Speaking their perfume to the tell-tale air,
Who, gently whispering, will gaily go,
And all around the fragrant message bear.
Come, let us rest this hawthorn-tree below,
And breathe its luscious fragrance ere it flies,
And watch the tiny petals as they fall,
Circling and winnowing down our sylvan hall,
Shook from the full-flowered spray by quiv'ring wing
Of some gay bird, up-rushing to the skies
Its wild out-pouring melody to sing,
Exulting in its joy.[23]

The pink hawthorn is an elegant and brilliant ornament to the lawn or shrubbery, and forms a beautiful kind of raspberry-and-cream contrast to the white; but our affection is for the hedge-row hawthorn, the true "May," whose lavish wealth of flowers and fragrance in Spring adds to our lovely scenery a charm peculiarly English.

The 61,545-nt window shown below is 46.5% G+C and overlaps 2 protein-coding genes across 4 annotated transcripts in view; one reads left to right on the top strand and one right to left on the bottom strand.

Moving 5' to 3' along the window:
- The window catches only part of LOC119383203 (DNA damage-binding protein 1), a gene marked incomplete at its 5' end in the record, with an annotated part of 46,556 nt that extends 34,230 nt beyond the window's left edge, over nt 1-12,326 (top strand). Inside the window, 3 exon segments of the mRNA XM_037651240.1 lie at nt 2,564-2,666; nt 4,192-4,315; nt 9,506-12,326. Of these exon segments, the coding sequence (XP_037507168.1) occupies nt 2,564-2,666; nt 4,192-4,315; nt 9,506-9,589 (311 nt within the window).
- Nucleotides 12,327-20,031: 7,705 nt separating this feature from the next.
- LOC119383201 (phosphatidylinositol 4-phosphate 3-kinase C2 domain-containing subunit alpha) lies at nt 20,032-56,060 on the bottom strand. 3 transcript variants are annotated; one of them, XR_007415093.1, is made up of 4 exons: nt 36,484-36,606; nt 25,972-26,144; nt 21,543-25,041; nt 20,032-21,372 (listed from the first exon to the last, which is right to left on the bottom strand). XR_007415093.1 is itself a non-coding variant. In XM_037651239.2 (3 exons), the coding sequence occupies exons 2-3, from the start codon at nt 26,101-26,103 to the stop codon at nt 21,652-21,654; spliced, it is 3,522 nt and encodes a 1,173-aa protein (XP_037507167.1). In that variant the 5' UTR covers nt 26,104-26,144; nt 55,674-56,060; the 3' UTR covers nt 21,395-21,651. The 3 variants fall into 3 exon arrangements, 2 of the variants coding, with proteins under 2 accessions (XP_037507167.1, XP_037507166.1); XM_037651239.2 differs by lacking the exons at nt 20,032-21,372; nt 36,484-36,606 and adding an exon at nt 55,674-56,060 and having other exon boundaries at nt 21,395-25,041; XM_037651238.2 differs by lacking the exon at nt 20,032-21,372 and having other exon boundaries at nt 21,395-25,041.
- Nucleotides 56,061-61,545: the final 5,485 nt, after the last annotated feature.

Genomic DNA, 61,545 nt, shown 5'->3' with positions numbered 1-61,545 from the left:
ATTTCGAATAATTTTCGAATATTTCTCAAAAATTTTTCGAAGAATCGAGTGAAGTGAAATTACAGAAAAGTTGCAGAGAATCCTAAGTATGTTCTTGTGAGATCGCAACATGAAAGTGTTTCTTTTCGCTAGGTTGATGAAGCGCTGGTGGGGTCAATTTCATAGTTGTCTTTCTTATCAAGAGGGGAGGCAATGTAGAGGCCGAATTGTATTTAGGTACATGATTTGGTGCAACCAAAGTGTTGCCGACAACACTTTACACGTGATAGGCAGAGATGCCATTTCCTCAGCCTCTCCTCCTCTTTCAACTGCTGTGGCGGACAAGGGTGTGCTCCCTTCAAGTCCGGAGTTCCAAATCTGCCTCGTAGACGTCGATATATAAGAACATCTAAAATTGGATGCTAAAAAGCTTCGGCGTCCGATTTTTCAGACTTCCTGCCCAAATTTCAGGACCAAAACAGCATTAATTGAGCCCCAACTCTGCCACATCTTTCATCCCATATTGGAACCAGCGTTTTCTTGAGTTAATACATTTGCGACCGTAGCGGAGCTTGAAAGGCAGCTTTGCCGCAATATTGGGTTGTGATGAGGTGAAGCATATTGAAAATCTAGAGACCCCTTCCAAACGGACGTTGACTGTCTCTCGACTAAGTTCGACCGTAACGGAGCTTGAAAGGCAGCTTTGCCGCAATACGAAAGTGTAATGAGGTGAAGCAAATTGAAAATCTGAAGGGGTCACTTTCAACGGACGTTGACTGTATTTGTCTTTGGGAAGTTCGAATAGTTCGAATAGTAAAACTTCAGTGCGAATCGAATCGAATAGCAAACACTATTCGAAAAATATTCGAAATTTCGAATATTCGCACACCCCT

All our true poets love this generous wayside friend; Shakspeare, in Henry IV., says—

Gives not the hawthorn-bush a sweeter shade
To shepherds looking on their silly sheep
Than doth a rich embroider'd canopy
To kings, that fear their subjects' treachery?

Chaucer thus alludes to the good and pleasant old custom of going a Maying, in his "Court of Love:"

And forthe goeth alle the Courte, both moste and leste,
To fetch the flowirs freshe, and braunche and bloome,
And namely hawthome brought both page and groome,
With freshe garlantis partly blew and white.

Spenser makes frequent mention of this fragrant Spring flower, both in his "Faëry Queen," and his poems of this world. The allusion I think most appropriate and beautiful, is this opening dialogue of the fifth "Æglogue," in his "Shepheard's Calender:"—

Palinode. Piers.

Palinode. Is not thilke the mery moneth of May,